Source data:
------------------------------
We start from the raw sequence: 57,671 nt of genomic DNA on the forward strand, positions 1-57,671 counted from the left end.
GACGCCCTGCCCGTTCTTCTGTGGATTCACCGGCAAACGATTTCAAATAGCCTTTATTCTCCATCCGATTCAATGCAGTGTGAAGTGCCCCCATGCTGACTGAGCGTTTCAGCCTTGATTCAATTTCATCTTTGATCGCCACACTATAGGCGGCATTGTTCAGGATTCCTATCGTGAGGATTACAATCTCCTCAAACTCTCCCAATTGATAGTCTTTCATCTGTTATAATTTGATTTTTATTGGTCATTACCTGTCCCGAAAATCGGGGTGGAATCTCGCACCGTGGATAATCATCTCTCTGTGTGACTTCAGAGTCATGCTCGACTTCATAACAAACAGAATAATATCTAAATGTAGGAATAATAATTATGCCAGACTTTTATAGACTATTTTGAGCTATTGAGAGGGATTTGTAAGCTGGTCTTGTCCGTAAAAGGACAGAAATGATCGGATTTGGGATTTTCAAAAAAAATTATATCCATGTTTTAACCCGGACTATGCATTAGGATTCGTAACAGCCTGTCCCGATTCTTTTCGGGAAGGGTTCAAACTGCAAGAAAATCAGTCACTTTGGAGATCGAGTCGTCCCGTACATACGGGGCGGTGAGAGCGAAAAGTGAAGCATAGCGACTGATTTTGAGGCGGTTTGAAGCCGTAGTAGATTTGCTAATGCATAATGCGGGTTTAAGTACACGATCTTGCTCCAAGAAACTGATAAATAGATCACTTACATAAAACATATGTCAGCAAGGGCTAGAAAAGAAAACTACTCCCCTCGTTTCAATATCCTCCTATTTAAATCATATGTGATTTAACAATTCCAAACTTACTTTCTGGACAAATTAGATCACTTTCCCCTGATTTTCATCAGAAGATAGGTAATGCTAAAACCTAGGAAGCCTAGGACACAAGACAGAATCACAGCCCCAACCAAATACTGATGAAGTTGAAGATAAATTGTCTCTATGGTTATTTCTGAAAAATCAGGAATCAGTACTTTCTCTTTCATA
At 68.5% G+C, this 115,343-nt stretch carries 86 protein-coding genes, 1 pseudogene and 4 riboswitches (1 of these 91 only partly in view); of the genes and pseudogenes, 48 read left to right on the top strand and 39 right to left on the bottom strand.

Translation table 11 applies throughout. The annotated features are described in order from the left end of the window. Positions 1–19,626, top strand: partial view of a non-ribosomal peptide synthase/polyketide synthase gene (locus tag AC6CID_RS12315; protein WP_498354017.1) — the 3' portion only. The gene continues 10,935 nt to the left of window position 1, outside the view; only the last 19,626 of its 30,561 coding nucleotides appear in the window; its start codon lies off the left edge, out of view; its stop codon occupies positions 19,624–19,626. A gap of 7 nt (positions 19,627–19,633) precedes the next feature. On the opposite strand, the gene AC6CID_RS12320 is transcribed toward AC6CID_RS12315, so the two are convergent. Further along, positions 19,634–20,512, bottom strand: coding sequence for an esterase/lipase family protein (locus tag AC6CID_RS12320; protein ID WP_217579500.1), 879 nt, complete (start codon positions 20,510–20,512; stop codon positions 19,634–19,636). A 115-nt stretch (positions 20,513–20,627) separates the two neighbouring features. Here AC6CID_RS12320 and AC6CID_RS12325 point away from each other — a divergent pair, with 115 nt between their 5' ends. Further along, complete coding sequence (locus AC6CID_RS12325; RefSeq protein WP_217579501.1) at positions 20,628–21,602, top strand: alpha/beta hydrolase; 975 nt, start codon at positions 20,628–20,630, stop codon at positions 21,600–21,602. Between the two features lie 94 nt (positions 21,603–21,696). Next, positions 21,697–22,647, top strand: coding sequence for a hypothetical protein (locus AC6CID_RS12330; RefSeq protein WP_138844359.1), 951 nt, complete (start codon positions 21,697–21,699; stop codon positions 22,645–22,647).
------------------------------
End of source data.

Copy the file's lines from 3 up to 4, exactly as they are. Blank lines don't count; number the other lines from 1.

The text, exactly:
At 68.5% G+C, this 115,343-nt stretch carries 86 protein-coding genes, 1 pseudogene and 4 riboswitches (1 of these 91 only partly in view); of the genes and pseudogenes, 48 read left to right on the top strand and 39 right to left on the bottom strand.

Translation table 11 applies throughout. The annotated features are described in order from the left end of the window. Positions 1–19,626, top strand: partial view of a non-ribosomal peptide synthase/polyketide synthase gene (locus tag AC6CID_RS12315; protein WP_498354017.1) — the 3' portion only. The gene continues 10,935 nt to the left of window position 1, outside the view; only the last 19,626 of its 30,561 coding nucleotides appear in the window; its start codon lies off the left edge, out of view; its stop codon occupies positions 19,624–19,626. A gap of 7 nt (positions 19,627–19,633) precedes the next feature. On the opposite strand, the gene AC6CID_RS12320 is transcribed toward AC6CID_RS12315, so the two are convergent. Further along, positions 19,634–20,512, bottom strand: coding sequence for an esterase/lipase family protein (locus tag AC6CID_RS12320; protein ID WP_217579500.1), 879 nt, complete (start codon positions 20,510–20,512; stop codon positions 19,634–19,636). A 115-nt stretch (positions 20,513–20,627) separates the two neighbouring features. Here AC6CID_RS12320 and AC6CID_RS12325 point away from each other — a divergent pair, with 115 nt between their 5' ends. Further along, complete coding sequence (locus AC6CID_RS12325; RefSeq protein WP_217579501.1) at positions 20,628–21,602, top strand: alpha/beta hydrolase; 975 nt, start codon at positions 20,628–20,630, stop codon at positions 21,600–21,602. Between the two features lie 94 nt (positions 21,603–21,696). Next, positions 21,697–22,647, top strand: coding sequence for a hypothetical protein (locus AC6CID_RS12330; RefSeq protein WP_138844359.1), 951 nt, complete (start codon positions 21,697–21,699; stop codon positions 22,645–22,647).